If it wasn’t for Jim Henson, I wouldn’t even be here. I mean, Jim is the one I learned everything from. And he had a tremendous love and ability, a talent for music. So as opposed to today, which is bad, the Muppets would never appear without music. Essentially we were always doing music with The Muppet Show, with the Muppet movies. There was always music for the characters that would then move the story along. So I learned all that from Jim, and there’s no question in my mind that I may have not brought it consciously to Little Shop of Horrors, but certainly it was in my genes that Jim taught me that brought me there, absolutely.

Frank Oz and Jim Henson on the set of The Dark Crystal. (Credit: Universal Pictures/Courtesy Everett Collection)

Is there a difference between directing Muppets and directing people?
It’s much harder with the Muppets because you have so much technical stuff to get out of the way. Directing people is much, much easier. Much easier. Because you don’t have to play camera tricks, you don’t have to play angles, you don’t have to create story, in order to try and create the Muppets to be believable.

The recent blowup over Steve Whitmire being replaced as Kermit has made me wonder, as somebody who grew up with the Muppets and loves them, whether the Muppets can really continue without the people who created them. Should the characters evolve in different directions? Do you feel that’s even possible?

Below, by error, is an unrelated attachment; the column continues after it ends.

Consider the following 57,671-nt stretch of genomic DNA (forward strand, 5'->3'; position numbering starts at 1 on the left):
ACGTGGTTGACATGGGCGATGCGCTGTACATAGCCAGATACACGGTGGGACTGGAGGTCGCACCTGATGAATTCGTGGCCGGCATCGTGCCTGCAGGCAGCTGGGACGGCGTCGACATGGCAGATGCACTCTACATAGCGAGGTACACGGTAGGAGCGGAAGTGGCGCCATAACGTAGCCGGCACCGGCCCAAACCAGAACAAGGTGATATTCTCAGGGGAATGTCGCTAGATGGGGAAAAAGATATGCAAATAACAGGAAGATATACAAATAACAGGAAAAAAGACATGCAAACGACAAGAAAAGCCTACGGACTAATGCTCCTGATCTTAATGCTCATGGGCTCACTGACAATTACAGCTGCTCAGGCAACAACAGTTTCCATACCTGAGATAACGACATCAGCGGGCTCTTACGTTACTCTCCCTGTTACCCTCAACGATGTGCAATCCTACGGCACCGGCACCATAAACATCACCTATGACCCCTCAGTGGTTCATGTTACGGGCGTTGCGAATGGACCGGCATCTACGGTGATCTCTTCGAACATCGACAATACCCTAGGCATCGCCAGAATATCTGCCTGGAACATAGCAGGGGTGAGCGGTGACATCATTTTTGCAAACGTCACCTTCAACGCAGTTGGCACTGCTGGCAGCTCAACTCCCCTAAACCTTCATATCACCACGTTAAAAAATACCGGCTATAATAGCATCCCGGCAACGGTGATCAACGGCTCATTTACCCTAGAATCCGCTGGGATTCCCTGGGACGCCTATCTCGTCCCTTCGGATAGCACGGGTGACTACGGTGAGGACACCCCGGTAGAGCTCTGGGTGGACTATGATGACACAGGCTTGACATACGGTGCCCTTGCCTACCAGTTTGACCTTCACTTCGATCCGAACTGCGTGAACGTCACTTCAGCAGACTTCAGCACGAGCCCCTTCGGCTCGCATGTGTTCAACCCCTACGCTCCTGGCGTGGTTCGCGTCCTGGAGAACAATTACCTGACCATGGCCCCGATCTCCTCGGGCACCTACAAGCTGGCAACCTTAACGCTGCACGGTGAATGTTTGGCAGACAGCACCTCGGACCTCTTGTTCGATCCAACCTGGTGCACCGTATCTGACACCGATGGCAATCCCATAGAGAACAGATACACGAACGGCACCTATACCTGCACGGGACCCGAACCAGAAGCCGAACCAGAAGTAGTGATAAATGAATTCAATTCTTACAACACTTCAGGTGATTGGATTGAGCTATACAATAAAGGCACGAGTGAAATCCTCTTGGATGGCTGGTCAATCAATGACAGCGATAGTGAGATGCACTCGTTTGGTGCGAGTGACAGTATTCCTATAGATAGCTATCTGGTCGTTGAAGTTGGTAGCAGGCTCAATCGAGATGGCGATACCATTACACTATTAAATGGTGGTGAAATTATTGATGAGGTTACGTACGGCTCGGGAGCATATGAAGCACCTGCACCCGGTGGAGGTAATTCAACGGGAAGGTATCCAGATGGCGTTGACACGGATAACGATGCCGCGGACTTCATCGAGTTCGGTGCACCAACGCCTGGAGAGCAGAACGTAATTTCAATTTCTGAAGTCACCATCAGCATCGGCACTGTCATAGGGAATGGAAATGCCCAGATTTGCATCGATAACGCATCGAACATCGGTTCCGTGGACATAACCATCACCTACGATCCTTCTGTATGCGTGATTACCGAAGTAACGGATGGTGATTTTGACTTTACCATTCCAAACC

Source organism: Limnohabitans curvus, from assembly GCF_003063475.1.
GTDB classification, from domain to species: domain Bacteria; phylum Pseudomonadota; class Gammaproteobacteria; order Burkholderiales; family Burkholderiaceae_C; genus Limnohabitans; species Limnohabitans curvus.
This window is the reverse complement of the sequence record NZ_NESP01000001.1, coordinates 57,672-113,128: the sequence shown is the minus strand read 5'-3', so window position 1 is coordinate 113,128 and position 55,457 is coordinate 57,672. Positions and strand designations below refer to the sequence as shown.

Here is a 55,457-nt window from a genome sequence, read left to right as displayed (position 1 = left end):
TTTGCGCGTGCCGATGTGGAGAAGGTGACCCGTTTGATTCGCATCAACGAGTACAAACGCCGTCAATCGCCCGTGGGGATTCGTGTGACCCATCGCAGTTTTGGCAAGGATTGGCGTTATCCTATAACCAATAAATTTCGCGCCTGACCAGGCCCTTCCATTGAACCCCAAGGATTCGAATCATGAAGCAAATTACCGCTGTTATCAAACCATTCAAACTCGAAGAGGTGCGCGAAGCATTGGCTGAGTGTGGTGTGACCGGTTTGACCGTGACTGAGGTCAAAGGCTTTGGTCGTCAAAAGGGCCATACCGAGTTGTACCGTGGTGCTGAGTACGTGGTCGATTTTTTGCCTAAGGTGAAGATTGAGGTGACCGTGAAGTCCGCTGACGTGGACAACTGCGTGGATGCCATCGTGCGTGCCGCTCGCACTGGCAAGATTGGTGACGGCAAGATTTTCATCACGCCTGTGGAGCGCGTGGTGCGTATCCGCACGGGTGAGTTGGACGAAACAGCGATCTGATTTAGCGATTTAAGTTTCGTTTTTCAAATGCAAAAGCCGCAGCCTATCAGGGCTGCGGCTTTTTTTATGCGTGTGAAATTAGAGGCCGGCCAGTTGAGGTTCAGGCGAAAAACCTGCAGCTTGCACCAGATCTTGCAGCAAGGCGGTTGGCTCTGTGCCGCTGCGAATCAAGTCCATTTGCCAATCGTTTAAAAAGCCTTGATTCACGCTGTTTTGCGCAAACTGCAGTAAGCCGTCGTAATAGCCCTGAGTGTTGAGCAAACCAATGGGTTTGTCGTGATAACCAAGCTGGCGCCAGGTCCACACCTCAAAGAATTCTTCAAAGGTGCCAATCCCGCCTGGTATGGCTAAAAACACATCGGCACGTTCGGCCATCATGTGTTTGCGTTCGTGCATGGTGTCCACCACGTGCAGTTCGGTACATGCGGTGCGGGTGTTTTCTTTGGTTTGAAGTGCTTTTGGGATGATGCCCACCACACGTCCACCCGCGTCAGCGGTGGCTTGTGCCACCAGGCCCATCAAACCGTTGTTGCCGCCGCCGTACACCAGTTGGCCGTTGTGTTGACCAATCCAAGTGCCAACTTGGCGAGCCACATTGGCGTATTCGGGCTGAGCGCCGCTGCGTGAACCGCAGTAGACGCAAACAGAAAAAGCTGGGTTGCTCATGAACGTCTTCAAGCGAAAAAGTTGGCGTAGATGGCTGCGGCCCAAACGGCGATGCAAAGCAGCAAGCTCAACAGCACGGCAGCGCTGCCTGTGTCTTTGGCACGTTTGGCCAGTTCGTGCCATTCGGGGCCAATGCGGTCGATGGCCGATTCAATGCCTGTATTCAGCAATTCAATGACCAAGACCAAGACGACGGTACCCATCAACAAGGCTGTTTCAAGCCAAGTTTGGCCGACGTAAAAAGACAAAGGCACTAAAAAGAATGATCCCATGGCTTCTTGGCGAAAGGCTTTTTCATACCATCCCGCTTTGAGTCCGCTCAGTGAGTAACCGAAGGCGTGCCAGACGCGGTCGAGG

With Stevie it’s so sad, because the situation with Stevie was a pure business situation, as I understand it. I’d worked with Stevie since he was 18 years old, and on the floor he’s terrific. We had a lot of fun. So when he’s actually on the floor — I think it was something outside that. And it’s very sad.

But as far as the evolving Muppet characters, here’s the situation. I had to give up my characters on Sesame Street, and I had to give them up because I had four kids, I had a directing career, and I couldn’t say to Sesame Street, ‘Listen, I don’t want anybody touching my characters for the nine months or year and a half that I’m doing a movie.’ I just couldn’t do that, you know? Wouldn’t be fair. So I had to release them. And it hurt, because I still love ’em so much. So that kind of answers your question that, yes, they can go on.

However, Sesame Street today is not Sesame Street as it was before. Sesame Street has turned into a little kids’ show. It’s not anymore written on two levels where it’s hip for adults. So therefore, as a result of the philosophy of Sesame Street now, it’s not what it used to be. That has to permeate to the puppeteers, and the puppeteers don’t have an opportunity to have the characters evolve then. However, people are satisfied with what they see, in my opinion — they don’t know that there could be so much more, and if they had the opportunity to see the characters be more three-dimensional and grow more, they would flock to them more. But nevertheless, that’s the situation with Sesame Street. Also my characters on Muppet Show. Because, again, I can’t say, “No, you can’t do Piggy, you can’t do such and such.”

And I’ve become a director, and I love it — but I love my characters. And by the way, these are good friends of mine who do the characters, and they work really hard. But they can never be as good as me. Just like I could never be as good as them. If they did a character called Joe, and I took over, there’s no way I could do Joe as good as them. Because Joe was in their hearts and their soul.